It's been more than three years since the Uluru Statement from the Heart called for a First Nations Voice to Parliament to be enshrined, a treaty to be progressed and truth-telling to occur. Labor is committed to all three of these. First Nations people have told us time and time again, for decades, that, if we want to see real, meaningful, lasting change, then they must be at the centre of decision-making. We won't be able to close the gap and truly right the wrongs of the past until we take that to heart and put it into action, and we could do this before the next election if there was a will from the federal government to do so.
So much has been lost since Prime Minister Kevin Rudd gave that apology on behalf of our nation. Last week, I caught up with him; he visited this place—he visited parliament. It was great to see him, but it was also a reminder of how much we have lost, particularly under those opposite, since he gave that apology.
Next month, there is an opportunity for those opposite and for all parliamentarians to contribute to listening to the voices of First Nations people. Next month, ChangeFest is coming to Canberra, so we will all have that opportunity. ChangeFest has a simple goal: for Australia to be a country where all its communities thrive and where children have a safe home, are healthy and educated, and have a strong sense of identity and belonging. I hope all members here will consider listening to what the participants have to say. It will lead to good steps down that long road towards closing the gap. I really want to acknowledge one of my constituents, Catherine Phillips, for the role she's playing in bringing ChangeFest to the hill, bringing ChangeFest and those voices to Parliament House. I encourage all parliamentarians to participate.
In the recent opinion piece by the Hon. Ken Wyatt AM, member for Hasluck and Minister for Indigenous Australians, he wrote:
Wiradjuri Elder Isabel Reid was born in Wagga Wagga in 1932.
One afternoon, she was walking home from school with her brother and sister when she was taken from her family by the government. Her parents did not know what happened to their children.
Aunty Isabel was to become a domestic servant, sent to the Cootamundra Domestic Training Home, where wages for her work were paid to the NSW government.
She was denied the opportunity of a good education, denied a bond to her family, community and country, and was targeted for no other reason than the fact she was Aboriginal.
Today Aunty Isabel is one of the oldest living survivors of the Stolen Generation—
and last month Ken was able to meet and talk with her in Canberra, as she was honoured as the New South Wales Senior Australian of the Year and nominated for Senior Australian of the Year. He wrote:
She reflected on her own journey, "My life is pretty simple, what I do, I do for my community and for all the children out there that need the helping hand that I didn't get way back then."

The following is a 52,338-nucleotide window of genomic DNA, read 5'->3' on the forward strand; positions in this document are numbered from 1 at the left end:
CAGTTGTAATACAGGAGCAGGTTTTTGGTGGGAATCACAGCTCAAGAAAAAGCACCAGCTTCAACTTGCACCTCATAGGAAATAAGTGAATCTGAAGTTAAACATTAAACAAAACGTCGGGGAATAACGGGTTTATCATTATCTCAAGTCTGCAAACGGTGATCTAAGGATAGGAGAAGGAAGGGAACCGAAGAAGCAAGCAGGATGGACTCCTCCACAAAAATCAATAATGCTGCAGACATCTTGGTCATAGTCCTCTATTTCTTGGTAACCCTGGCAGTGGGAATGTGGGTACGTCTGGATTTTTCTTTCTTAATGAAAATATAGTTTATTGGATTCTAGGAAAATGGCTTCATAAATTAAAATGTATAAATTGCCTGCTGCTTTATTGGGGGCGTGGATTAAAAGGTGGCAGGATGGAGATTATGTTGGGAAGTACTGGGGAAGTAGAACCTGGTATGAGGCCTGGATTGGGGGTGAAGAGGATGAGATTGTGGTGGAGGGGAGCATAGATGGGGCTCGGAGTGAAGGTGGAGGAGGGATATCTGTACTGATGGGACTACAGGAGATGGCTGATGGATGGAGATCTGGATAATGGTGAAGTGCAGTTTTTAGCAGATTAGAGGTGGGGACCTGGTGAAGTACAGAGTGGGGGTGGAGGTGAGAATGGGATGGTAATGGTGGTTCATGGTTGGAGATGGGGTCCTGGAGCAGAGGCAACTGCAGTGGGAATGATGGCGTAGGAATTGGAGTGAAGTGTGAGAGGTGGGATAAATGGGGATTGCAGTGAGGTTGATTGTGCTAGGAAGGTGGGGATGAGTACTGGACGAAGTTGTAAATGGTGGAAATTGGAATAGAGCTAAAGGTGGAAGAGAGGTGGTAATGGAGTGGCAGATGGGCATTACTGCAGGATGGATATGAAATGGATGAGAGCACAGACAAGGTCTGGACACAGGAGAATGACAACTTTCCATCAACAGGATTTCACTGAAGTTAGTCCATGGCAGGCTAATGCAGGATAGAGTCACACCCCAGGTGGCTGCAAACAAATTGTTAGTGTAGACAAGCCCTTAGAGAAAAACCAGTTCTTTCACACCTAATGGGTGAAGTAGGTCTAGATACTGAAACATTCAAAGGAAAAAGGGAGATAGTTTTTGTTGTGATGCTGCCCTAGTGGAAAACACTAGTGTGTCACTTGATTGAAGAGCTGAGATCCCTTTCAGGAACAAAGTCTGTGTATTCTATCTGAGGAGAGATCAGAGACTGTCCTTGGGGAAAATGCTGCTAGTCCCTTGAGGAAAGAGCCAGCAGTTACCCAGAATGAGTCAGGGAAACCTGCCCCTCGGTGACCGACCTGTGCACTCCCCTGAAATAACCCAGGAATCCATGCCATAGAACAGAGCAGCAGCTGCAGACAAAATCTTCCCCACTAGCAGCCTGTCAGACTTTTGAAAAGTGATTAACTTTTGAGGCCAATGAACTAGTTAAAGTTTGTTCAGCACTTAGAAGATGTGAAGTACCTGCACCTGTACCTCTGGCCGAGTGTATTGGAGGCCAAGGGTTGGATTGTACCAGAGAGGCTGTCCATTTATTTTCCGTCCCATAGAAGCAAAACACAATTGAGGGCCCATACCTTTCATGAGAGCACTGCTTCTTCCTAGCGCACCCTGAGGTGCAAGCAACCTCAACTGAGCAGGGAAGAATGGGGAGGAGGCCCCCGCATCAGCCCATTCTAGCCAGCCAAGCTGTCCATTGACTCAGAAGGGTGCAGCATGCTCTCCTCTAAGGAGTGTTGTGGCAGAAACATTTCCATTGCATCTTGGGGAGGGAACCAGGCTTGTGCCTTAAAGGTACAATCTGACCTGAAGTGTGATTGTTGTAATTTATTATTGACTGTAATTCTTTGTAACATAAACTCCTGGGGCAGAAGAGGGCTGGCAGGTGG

She was one of thousands. It's unimaginable for us that our children could disappear off the street and we wouldn't know where they'd gone.
I've lived my whole time as a parliamentarian through all the processes of denial and obfuscation, of saying that they were doing the right thing at the time, of people saying, 'But they were good people, trying to do the right thing.' No, they were mistakes. When the apology came, from Kevin Rudd—and I was there that day—in that moment, I really thought, 'This is the day when the world changes for Indigenous people.' I really believed that.
I read an article today from Ross Gittins that talked about Philip Lowe's management of the economy and how the management is not to make it any worse than it already is, not to make the difficulties we're facing any worse than they already are. What has management done in Indigenous affairs since the apology? I think all we've achieved, if anything, is not to make it worse than it was. All the indicators tell you we haven't made it better, we haven't broken through the barrier and we haven't changed things for so many people.
My support for the Uluru Statement from the Heart caused some controversy. I have no idea why, because it seems to me a no-brainer that we give a voice. We talk about treaty, and we talk about truth telling. The truth is: we've got it wrong all the way through. We haven't allowed the Indigenous community to partake in the decision-making of the nation, from Murray-Darling water to the management of the forests to understanding how Australia needs to be farmed in the way they farmed before the British and other nations arrived here. They have been so resilient, still standing today as the oldest culture in the world. They're knocked about. They're not in good nick. Their children are not getting the education they should be getting. Their adults are not getting the opportunities they should be receiving from this nation.
It's not about money; it's about recognition of the past and bravely facing the present and the future. These things are not hard, but they are difficult. They're difficult for us to achieve in a community that desperately needs our statement from our hearts back to them. The Statement from the Heart to us was a generous offer of reconciliation. It's up to us, as this parliament, to resolve our issues and offer them our hearts for a changed world for the future.